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Citizen Weekly

Tuesday, 20 January 2015

MP pleads with ministry to extend term one dates

The Education ministry has been urged to extend dates for the first term to recover time lost during the two-week national teachers’ strike. Murang’a Women’s Representative Wanjiru Chege said students have lost two weeks “which should be recovered at all costs even if it means shortening the April holiday period.”
Speaking in Maragua on Sunday, the MP who is also the parliamentary Education Committee chairperson said the first term of the year is crucial in the schools’ academic calendar as some of the students join school at the time and also teachers try to draw up schedules for covering the syllabus.
Wanjiru proposed extending the term by one week and reducing second term’s period by one week to cover the days lost in the strike. “It is only public schools that were affected since students in private schools went on with learning during the teachers’ strike,” she said.
Wanjiru also urged Education Cabinet secretary Prof Jacob Kaimenyi to give directives on how much school fees public secondary schools should charge and not leave the matter to school management boards.
She said although a task force on Kenya’s education system, chaired by former Education assistant minister Kilemi Mwiria, had submitted its report “there is still no clear information on how much public secondary schools are supposed to charge as fees.”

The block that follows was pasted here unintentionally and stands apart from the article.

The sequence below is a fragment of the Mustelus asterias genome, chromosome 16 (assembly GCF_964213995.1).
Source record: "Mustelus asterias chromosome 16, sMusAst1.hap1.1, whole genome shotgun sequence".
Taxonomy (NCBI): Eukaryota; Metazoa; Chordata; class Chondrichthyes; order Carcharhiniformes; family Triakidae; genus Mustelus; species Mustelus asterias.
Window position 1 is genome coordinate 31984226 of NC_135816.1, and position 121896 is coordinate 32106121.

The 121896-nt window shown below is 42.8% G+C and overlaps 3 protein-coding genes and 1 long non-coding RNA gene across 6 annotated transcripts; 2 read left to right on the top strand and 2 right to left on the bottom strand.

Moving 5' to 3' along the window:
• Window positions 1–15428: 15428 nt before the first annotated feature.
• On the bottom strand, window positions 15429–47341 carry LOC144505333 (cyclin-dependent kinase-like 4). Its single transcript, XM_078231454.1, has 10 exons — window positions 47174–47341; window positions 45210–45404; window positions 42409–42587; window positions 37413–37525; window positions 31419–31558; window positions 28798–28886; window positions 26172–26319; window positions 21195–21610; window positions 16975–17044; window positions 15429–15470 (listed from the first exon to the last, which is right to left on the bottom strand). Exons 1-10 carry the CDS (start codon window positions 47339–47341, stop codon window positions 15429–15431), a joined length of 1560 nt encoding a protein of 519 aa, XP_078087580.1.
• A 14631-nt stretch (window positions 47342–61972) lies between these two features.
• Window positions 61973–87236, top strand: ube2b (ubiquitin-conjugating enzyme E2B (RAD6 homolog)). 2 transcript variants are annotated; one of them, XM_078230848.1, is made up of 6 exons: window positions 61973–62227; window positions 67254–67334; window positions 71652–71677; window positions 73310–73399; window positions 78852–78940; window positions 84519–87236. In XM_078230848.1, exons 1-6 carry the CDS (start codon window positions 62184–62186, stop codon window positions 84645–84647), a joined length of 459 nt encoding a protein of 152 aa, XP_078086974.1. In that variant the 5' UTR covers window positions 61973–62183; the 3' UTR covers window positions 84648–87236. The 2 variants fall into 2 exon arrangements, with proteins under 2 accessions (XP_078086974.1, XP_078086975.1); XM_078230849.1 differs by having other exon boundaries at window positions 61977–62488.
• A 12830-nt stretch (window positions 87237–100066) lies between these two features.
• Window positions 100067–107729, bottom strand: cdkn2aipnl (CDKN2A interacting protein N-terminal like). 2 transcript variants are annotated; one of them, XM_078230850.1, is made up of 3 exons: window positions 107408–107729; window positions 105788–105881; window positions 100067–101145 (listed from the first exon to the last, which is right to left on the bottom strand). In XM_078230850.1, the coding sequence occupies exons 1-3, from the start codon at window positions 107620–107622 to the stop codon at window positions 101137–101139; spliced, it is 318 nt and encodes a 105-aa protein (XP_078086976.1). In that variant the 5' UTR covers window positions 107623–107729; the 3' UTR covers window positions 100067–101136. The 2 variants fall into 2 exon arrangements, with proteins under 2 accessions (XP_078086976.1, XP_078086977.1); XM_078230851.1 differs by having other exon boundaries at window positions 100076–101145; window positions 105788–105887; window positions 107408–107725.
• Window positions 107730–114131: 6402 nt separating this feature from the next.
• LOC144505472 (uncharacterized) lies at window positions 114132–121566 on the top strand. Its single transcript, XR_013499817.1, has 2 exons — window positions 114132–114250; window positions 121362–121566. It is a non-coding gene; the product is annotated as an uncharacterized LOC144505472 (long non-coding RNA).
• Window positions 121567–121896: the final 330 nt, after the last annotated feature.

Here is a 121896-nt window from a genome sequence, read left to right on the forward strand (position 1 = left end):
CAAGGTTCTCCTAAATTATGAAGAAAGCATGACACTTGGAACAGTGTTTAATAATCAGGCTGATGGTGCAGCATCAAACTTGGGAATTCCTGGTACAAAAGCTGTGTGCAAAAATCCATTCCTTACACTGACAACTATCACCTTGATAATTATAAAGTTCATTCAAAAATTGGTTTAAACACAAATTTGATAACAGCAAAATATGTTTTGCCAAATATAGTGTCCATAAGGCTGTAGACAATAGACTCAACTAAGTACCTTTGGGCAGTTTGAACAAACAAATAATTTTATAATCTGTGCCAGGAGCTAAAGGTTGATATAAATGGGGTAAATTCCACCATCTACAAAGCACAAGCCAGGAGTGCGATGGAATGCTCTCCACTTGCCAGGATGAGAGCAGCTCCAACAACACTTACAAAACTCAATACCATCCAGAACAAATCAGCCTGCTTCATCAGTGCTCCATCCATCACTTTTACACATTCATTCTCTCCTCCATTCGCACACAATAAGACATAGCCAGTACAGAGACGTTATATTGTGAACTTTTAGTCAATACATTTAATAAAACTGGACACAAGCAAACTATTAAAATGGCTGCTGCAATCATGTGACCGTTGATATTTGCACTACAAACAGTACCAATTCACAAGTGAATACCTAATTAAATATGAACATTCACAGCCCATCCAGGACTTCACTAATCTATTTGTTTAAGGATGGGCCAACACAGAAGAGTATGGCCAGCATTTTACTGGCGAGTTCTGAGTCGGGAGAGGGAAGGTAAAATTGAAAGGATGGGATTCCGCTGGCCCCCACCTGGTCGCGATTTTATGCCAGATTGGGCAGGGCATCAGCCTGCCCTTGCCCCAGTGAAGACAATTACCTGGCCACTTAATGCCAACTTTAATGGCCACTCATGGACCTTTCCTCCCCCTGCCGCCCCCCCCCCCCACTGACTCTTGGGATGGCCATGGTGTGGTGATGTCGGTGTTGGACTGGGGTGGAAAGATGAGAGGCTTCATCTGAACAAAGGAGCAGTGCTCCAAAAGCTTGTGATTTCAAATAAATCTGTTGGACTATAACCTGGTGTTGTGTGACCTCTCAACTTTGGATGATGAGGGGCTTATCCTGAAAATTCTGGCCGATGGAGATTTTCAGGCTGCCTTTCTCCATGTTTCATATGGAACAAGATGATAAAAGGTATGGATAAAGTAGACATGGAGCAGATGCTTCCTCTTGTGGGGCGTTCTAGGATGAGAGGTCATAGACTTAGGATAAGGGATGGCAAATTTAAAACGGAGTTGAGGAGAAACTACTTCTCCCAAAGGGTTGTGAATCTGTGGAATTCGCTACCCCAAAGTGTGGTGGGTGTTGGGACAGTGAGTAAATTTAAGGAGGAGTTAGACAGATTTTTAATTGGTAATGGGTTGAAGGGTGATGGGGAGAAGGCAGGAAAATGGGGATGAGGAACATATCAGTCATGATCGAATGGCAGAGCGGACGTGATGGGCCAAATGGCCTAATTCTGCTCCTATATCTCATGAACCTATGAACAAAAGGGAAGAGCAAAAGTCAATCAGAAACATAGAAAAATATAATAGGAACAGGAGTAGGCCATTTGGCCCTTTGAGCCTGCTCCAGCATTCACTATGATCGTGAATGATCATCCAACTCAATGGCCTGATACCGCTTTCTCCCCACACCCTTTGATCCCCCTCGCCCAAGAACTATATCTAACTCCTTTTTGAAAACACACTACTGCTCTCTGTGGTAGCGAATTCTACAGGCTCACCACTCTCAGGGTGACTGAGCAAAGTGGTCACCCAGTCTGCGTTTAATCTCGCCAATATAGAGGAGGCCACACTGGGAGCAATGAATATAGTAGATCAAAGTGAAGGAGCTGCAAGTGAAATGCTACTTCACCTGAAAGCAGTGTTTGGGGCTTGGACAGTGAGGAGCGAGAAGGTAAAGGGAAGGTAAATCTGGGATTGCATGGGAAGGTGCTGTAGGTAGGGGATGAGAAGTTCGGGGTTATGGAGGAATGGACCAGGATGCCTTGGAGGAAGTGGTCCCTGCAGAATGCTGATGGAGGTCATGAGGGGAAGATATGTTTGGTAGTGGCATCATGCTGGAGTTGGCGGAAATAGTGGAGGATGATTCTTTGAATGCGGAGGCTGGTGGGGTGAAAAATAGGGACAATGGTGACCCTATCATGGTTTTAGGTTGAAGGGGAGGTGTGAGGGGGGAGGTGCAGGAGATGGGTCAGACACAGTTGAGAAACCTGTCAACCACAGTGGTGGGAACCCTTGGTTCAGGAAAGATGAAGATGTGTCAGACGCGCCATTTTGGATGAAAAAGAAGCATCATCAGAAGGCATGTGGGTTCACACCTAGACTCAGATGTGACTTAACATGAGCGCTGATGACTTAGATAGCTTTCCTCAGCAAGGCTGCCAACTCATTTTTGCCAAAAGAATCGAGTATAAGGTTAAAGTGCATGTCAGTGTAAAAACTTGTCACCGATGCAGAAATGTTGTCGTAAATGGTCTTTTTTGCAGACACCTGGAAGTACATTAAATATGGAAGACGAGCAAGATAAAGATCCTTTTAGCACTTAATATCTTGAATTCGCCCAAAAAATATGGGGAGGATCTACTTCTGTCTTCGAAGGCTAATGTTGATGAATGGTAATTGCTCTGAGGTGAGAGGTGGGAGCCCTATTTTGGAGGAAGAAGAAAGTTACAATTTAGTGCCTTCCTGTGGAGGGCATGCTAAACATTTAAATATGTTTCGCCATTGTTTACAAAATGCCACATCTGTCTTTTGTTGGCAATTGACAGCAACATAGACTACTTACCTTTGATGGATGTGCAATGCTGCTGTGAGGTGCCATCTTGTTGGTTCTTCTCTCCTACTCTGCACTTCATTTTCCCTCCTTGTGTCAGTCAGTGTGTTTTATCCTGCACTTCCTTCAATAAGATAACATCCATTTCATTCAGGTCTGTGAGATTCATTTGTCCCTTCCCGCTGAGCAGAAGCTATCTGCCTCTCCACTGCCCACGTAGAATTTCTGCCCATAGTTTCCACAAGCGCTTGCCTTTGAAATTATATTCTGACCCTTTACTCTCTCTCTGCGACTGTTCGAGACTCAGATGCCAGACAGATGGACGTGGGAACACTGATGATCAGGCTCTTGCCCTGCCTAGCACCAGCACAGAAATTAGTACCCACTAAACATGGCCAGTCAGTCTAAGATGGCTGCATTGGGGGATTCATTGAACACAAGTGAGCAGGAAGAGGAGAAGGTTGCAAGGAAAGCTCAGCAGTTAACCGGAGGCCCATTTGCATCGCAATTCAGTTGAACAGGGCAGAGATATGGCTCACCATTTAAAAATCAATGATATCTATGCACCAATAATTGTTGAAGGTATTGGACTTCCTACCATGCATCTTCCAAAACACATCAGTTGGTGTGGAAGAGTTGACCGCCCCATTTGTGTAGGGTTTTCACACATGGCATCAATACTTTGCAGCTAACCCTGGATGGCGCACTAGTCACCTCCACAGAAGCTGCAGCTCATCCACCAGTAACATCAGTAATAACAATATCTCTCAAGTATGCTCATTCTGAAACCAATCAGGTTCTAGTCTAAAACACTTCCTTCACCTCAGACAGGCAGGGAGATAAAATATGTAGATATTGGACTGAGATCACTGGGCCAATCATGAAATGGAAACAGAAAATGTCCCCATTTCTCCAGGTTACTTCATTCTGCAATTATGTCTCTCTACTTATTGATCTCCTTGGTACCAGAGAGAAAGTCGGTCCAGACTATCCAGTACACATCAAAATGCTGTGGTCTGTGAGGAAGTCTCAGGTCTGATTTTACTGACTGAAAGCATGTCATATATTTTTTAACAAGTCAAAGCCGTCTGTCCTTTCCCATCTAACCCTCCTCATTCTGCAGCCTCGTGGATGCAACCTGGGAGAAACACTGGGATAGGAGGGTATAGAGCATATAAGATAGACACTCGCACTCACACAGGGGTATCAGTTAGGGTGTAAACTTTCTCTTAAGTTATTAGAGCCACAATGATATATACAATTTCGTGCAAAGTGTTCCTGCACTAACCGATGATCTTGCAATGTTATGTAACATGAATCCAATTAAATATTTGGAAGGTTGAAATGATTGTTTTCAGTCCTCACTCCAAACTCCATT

“The Cabinet secretary should ensure clear guidelines on school fees that reduces the current numerous levies charged by school managers,” she said. She warned school heads against arbitrary increase of school fees saying “it could deny many students a right to an education as enshrined in the Constitution.”
The Women’s Rep said the Sh13,000 subsidy for each student from the State should guarantee each Kenyan child an education. Meanwhile, it was not business as usual at Kagwathi Primary School in Tetu, Nyeri County as the parents demonstrated demanding the removal of the school’s head teacher.
The parents, carrying twigs and chanting slogans, claimed school funds have been misused and the institution needs fresh leadership to turnaround its performance. They claimed the school has been demanding money from parents despite the free primary education programme.
According to Ann Wanjiru, a parent, the parents are forced to buy exercise books for their children and pay a monthly charge of Sh145 each pupil to cater for teachers’ welfare. “We do not know of free primary education programme in this school because we buy everything for our children and also pay additional levy to cater for the welfare of teachers,” she said.
The parents also accused the head teacher of encouraging child labour at the school by forcing pupils to pick coffee at the school farm “yet proceeds from the crop do not benefit us or our children.”
“Our children are the ones who pick coffee and the money from the sale of the crop does not benefit the institution but goes into pockets of a few people in the school management committee,” she said.